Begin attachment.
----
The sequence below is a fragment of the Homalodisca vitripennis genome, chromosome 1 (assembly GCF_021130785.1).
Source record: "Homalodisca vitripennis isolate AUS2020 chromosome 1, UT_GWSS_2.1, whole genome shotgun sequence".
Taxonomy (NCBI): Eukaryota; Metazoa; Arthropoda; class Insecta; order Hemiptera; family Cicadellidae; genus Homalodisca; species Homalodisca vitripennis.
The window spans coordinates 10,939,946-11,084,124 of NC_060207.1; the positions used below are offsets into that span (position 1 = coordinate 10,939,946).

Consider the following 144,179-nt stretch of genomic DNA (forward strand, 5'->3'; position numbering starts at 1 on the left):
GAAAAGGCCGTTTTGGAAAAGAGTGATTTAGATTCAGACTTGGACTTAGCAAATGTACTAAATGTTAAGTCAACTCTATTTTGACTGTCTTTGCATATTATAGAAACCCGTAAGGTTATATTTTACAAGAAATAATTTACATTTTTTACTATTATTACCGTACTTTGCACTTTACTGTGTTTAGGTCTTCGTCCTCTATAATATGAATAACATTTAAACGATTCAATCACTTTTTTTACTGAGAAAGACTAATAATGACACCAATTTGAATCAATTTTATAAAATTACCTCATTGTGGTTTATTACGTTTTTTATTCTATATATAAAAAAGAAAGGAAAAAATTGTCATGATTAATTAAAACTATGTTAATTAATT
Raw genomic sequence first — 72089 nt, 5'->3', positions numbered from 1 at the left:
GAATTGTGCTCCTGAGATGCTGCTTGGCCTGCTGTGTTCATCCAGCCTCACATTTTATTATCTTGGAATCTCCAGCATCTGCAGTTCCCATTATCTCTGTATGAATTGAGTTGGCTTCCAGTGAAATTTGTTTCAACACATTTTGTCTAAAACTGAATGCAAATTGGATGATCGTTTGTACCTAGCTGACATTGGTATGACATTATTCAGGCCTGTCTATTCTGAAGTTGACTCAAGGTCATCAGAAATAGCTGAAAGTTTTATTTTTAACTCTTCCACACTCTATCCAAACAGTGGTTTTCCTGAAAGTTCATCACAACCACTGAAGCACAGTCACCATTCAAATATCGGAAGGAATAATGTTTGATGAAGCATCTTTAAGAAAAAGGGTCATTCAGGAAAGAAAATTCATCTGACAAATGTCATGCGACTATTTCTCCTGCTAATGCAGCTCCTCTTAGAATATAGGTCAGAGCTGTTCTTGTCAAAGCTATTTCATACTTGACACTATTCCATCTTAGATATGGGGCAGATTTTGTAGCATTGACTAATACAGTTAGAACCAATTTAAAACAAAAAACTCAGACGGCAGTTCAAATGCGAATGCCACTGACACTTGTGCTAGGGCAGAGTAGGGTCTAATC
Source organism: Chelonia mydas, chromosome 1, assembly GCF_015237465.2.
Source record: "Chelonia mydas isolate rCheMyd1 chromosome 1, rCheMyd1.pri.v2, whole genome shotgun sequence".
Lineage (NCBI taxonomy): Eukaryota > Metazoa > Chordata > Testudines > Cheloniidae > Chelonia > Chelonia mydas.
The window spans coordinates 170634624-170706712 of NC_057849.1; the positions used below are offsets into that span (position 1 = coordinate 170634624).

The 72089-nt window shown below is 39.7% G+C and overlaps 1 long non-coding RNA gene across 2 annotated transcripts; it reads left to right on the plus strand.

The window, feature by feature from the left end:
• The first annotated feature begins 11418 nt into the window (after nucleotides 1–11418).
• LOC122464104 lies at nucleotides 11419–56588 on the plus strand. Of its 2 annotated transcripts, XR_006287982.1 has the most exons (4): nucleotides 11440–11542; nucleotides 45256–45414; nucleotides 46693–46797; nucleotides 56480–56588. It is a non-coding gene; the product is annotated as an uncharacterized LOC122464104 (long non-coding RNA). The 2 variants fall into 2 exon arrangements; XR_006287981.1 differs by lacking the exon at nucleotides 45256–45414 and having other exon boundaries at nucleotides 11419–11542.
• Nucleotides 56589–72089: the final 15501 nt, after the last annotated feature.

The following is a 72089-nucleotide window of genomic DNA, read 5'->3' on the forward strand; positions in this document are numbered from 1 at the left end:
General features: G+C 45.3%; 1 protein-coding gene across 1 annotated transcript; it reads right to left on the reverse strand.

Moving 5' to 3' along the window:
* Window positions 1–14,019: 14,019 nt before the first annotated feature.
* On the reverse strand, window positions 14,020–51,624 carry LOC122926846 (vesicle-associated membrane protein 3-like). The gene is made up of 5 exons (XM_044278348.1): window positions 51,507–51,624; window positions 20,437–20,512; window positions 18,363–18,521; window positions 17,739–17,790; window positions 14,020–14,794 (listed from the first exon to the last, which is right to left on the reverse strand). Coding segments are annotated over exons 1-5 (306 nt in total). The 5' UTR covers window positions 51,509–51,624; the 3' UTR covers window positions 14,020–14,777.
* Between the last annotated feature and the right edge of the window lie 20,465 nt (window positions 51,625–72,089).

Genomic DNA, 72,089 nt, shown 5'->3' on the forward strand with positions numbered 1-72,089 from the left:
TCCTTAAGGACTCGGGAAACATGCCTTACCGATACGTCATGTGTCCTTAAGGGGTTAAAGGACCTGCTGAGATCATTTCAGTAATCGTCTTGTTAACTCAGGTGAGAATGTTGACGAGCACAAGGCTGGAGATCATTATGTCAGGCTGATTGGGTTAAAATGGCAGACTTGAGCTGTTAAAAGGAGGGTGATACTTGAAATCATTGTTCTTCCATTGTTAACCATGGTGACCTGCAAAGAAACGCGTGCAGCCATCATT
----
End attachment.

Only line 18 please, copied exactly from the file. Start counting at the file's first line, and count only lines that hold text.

The following is a 72089-nucleotide window of genomic DNA, read 5'->3' on the forward strand; positions in this document are numbered from 1 at the left end: